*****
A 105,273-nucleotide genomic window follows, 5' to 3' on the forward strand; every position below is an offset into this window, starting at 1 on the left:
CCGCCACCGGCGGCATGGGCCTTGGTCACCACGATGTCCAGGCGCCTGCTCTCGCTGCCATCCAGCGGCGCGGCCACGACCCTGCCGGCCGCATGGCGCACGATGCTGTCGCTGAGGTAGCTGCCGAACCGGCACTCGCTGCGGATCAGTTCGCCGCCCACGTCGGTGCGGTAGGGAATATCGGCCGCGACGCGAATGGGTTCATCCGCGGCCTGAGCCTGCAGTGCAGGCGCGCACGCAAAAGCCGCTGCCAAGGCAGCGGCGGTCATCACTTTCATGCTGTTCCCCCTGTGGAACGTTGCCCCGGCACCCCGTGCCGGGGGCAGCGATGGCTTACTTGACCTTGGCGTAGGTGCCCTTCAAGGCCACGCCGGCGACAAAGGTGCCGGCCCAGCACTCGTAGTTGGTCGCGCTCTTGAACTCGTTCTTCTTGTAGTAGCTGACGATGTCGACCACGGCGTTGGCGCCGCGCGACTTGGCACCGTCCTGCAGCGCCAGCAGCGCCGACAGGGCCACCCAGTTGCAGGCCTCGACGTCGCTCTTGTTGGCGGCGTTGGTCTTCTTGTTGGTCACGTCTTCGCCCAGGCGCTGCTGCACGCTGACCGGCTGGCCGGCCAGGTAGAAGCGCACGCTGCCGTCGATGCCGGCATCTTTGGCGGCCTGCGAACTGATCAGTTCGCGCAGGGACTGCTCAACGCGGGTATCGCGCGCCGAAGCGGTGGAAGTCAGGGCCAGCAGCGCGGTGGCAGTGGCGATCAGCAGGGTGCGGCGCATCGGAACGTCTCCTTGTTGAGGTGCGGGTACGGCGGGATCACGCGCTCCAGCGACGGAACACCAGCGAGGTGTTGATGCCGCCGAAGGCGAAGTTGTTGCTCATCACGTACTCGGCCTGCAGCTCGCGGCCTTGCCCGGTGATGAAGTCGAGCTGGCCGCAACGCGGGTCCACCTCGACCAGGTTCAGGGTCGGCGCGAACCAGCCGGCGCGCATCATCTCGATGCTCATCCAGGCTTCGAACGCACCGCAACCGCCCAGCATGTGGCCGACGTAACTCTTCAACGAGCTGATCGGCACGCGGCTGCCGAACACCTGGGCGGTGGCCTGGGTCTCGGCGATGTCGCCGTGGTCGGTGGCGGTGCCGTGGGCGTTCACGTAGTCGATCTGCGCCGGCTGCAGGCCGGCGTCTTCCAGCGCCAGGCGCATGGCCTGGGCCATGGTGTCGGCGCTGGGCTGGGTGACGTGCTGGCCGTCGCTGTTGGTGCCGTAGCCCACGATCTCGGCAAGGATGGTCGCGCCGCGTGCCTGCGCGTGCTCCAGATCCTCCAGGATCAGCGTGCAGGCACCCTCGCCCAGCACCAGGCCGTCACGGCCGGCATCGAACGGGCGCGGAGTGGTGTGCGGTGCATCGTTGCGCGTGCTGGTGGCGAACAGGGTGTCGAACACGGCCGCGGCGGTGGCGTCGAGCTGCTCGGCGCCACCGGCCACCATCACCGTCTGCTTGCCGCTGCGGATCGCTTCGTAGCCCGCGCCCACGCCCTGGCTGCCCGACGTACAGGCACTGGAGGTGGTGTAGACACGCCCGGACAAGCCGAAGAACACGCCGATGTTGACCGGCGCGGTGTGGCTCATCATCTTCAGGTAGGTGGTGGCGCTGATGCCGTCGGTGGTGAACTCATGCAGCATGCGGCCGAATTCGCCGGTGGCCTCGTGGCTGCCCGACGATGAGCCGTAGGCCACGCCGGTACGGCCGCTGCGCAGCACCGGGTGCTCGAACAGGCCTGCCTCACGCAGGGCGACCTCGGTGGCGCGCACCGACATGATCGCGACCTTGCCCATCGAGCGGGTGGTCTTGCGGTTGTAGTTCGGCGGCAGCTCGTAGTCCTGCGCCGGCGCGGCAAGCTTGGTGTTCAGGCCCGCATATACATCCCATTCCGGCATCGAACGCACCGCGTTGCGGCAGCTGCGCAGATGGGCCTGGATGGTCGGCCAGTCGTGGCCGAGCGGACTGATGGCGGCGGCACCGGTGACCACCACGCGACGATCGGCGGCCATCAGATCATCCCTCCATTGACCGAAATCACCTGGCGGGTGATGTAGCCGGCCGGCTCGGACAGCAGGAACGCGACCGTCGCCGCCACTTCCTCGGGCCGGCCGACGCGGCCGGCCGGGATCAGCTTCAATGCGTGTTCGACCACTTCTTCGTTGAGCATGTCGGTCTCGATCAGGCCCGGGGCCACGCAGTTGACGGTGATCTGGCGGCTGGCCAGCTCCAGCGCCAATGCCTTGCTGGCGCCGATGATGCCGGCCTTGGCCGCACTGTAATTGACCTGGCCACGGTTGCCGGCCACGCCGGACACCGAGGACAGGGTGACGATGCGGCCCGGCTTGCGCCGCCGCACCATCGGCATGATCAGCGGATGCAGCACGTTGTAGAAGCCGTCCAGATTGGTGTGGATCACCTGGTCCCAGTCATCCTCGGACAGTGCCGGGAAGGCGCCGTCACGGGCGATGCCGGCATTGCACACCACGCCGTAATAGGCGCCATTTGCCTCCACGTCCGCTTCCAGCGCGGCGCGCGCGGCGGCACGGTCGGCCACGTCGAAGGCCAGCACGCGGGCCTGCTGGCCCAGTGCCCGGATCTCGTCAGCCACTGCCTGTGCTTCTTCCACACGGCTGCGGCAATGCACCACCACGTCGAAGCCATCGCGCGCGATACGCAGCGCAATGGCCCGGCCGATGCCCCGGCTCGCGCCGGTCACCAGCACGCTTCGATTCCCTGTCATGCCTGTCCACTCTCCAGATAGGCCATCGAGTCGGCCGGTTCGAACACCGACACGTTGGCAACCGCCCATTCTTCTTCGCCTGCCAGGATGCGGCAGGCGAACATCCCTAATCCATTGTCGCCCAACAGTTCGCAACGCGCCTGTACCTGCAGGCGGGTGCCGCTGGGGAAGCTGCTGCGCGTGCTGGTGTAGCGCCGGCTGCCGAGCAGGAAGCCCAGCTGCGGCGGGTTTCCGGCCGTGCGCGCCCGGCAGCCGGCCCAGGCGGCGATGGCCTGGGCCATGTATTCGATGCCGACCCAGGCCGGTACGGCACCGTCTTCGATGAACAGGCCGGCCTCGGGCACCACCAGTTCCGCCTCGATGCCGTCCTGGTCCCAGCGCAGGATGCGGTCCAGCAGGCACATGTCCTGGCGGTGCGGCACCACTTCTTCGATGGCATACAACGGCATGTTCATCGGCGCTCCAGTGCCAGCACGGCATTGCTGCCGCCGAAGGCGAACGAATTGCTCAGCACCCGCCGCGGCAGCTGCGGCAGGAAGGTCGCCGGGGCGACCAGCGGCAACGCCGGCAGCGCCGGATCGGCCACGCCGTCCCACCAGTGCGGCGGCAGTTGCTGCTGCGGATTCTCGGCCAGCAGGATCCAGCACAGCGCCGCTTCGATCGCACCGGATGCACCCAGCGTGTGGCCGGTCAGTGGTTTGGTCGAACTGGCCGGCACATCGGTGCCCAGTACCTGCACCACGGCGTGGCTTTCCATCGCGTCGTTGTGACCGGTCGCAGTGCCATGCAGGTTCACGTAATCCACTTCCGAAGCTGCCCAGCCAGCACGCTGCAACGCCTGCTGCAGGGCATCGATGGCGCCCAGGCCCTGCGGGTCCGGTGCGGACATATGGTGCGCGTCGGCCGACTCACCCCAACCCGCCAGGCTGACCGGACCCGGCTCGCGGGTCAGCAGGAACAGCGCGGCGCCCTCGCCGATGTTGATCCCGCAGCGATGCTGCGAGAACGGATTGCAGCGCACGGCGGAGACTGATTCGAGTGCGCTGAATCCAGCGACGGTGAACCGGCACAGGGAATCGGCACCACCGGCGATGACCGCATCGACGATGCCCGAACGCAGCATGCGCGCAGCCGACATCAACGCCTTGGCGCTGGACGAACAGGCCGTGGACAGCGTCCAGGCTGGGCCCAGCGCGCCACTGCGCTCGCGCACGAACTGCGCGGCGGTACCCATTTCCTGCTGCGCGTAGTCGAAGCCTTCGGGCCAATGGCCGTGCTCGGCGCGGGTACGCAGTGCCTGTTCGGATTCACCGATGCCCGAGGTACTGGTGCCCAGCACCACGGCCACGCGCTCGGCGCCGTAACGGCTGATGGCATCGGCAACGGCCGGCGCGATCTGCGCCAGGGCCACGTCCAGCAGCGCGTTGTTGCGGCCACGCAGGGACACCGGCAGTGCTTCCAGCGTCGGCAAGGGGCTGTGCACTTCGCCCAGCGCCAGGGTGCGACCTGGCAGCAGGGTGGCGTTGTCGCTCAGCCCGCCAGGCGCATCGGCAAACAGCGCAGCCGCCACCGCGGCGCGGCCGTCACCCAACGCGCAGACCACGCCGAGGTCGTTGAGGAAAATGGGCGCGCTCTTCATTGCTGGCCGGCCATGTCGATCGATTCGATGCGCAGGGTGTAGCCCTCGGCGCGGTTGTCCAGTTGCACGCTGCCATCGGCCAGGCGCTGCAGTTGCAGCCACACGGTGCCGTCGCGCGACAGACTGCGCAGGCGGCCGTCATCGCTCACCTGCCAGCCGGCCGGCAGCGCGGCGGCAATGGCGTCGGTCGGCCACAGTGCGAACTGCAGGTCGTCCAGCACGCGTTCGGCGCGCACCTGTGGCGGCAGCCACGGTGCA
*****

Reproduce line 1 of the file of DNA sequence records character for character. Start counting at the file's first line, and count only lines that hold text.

A 105,273-nucleotide genomic window follows, 5' to 3' on the forward strand; every position below is an offset into this window, starting at 1 on the left: